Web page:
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Bill Daley for gov? Not so fast, folks

Former White House Chief Staff Bill Daley City Club Chicago Thursday December 20 2012. I John H. White~Sun-Times

Former White House Chief of Staff Bill Daley at the City Club of Chicago, Thursday, December 20, 2012. I John H. White~Sun-Times

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Updated: February 22, 2013 6:21AM

Bill Daley is once again mulling, cogitating, considering, speculating and instigating. That elusive dream. For months, in appearances and interviews with eager reporters, Daley has fueled speculation that he might run in the 2014 Democratic primary for governor.

Last week at a breakfast fund-raiser for the Misericordia Home, Daley said, “I am giving it a lot of thought,” Chicago Sun-Times political reporter Natasha Korecki tweeted.

“His head must be hurting!” I tweeted back.

Thinking, thinking, thinking. For years, he’s thought about governor. He’s thought about the U.S. Senate.

It’s no surprise Daley would hanker to place his hand on the Bible and swear to serve. He possesses a blue-chip resume. Commerce secretary in the Clinton administration, top-tier executive with JP Morgan/Chase, chief of staff to Barack Obama, high-status fund-raiser, a mainstay on corporate boards. And the shiniest bauble in his political treasure chest: son, brother, uncle in the Daley family dynasty.

Yet, he’s never been able to pull the trigger and actually run for elective office.

The rest of the world may have the flu, but the media has contracted a bad case of Daley-itis. My colleagues have been aggressively promoting a Daley matchup with Gov. Pat Quinn. The story line: Quinn is a weak incumbent and vulnerable to a challenge from a hard-knuckled businessman who could sweep in and cure all that ails the state. A recent newspaper headline declared Daley to be a “Quinn foe,” even though the former banker has been saying mostly warm and fuzzy things about the governor.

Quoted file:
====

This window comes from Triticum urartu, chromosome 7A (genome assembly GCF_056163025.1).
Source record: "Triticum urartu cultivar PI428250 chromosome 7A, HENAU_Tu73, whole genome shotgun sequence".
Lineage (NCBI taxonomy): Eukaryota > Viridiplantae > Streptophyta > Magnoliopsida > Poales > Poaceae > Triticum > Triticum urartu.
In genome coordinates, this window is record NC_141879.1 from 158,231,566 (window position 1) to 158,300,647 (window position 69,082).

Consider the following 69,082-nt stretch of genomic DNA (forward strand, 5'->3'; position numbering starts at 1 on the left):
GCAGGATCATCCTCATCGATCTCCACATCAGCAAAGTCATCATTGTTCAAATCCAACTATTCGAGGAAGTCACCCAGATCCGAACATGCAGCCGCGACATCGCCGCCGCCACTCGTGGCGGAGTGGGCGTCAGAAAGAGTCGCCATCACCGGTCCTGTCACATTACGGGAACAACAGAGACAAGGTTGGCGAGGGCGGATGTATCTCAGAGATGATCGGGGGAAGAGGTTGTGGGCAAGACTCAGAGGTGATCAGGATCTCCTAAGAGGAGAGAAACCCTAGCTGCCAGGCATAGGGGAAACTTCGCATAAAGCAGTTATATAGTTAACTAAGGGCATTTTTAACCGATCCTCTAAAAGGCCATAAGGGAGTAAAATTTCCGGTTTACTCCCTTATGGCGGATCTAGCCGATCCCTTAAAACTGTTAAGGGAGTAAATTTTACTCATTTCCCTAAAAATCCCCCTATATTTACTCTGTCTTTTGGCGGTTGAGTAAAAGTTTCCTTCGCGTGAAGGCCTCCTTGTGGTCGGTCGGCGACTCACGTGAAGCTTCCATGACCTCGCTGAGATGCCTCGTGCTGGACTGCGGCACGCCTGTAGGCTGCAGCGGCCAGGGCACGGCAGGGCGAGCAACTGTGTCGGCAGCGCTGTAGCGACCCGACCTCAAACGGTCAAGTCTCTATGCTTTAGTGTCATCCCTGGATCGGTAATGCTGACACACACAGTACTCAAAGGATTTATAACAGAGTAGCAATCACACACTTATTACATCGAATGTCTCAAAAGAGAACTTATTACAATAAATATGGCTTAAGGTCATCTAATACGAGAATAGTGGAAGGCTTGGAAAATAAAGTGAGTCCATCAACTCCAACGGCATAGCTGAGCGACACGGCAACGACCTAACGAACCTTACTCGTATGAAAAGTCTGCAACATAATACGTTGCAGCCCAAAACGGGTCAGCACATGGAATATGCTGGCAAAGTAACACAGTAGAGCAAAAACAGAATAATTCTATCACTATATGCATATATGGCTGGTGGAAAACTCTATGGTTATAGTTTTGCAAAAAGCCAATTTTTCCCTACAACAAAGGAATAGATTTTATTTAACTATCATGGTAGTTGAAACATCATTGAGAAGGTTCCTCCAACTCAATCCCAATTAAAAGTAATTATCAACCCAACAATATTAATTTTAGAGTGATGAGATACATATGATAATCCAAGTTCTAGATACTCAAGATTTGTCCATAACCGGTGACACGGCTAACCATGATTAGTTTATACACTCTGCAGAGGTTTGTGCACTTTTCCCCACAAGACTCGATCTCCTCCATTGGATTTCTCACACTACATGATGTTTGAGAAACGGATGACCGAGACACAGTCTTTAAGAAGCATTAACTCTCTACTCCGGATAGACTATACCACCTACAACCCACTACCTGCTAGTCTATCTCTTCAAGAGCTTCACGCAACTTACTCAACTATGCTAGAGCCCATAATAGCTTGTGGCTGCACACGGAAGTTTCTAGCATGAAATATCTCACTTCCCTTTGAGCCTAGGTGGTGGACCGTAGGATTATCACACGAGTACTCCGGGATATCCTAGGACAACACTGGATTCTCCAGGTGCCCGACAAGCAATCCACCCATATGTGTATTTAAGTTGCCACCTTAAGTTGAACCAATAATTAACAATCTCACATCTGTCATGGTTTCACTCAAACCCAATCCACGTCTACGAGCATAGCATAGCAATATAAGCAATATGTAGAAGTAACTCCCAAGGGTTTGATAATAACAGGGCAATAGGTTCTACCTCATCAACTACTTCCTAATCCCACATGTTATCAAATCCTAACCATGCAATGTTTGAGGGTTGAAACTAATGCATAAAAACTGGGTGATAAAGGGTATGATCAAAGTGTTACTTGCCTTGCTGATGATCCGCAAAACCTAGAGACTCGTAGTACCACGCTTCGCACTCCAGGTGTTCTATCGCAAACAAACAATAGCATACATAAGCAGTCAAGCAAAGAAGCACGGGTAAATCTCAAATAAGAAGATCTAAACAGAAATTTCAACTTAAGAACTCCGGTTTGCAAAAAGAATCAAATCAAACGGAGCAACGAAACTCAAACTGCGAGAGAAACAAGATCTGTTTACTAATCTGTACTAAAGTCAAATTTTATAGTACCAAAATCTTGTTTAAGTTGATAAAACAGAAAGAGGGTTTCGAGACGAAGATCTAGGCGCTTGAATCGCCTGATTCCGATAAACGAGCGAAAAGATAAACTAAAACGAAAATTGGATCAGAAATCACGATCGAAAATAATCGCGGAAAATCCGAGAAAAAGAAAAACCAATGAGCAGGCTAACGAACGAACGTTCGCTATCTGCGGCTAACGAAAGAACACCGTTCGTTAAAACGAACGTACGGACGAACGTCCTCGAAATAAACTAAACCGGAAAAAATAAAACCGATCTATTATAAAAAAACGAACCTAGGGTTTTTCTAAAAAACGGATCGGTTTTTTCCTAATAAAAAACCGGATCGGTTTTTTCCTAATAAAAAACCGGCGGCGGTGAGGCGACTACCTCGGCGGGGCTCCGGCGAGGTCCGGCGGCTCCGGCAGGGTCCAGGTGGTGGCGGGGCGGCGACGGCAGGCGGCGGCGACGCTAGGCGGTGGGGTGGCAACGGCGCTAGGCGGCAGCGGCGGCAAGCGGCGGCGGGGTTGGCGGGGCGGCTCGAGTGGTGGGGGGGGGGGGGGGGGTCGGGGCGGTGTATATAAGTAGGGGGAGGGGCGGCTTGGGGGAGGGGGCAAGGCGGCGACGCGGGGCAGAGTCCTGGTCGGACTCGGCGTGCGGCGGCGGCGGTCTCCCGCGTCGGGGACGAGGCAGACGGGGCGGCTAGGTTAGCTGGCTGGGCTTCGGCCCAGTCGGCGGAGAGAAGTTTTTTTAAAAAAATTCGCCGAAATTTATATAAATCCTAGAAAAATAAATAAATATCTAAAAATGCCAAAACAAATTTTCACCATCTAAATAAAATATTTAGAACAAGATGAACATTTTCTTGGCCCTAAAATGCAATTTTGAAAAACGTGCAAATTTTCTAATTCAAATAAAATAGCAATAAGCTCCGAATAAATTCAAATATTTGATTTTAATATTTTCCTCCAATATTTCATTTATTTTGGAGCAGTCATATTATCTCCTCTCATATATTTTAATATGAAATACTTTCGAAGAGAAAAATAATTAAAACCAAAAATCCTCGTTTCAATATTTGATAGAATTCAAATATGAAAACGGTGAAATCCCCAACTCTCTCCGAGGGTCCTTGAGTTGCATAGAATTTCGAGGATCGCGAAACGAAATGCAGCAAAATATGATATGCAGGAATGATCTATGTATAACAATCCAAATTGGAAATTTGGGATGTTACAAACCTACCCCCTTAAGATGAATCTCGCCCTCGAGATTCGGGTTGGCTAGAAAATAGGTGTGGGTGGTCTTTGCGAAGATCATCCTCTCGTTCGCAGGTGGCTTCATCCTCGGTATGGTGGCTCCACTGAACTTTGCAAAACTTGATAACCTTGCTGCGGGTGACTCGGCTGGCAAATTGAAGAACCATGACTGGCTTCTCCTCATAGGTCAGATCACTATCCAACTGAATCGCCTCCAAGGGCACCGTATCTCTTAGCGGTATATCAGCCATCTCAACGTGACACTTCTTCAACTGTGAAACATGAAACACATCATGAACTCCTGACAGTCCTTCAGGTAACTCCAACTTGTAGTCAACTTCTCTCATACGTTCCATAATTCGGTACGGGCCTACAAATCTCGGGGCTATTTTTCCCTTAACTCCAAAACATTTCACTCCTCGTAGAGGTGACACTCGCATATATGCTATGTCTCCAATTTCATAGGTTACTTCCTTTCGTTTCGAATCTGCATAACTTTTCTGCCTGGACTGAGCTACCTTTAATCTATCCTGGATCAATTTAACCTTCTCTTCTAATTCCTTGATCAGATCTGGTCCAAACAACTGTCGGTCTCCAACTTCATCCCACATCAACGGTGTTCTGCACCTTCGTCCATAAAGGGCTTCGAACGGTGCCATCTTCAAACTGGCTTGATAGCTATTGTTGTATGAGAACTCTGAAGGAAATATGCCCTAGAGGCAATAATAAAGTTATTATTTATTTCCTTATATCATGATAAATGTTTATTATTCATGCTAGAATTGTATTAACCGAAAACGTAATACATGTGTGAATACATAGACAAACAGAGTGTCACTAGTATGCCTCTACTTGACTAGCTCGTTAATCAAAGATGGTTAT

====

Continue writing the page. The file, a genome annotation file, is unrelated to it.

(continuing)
I’m an outlier on this one. Daley is a paper tiger. His base is rich but thin. His big-shot credentials will lure the corporate titans and investment fat cats. Has a businessman ever moved straight to the governor’s mansion in Illinois? Not in my lifetime.

He possesses few evident ties that would pull away Quinn’s longtime (although increasingly tenuous) base: African Americans, Latinos, women and progressives. For black voters, a Daley candidacy is dead on arrival.

The Daley name is a repellant in other quarters, particularly downstate.

Despite media reports, Daley has denied that he is doing any polling. But just in case that’s not true, you can assume those concerns are surfacing.

Daley is “genuinely conflicted,” says Don Rose, a longtime Daley watcher and Chicago political consultant. “He has a strong urge to do what the rest of his family has done and be in public service, elective office.”

The downside: Governing Illinois “is a whole lotta work,” Rose added. Illinois is mired in an economic, financial and political crisis born of decades of neglect by many governors and legislative leaders. If elected, he would be “spending the first three years of his term picking up the droppings.”

If Illinois Attorney General Lisa Madigan steps into the fray, it’s all academic. A Madigan run for the nomination is a sure-fire cure for Daley-itis. Then the headlines will read, “Daley who?”

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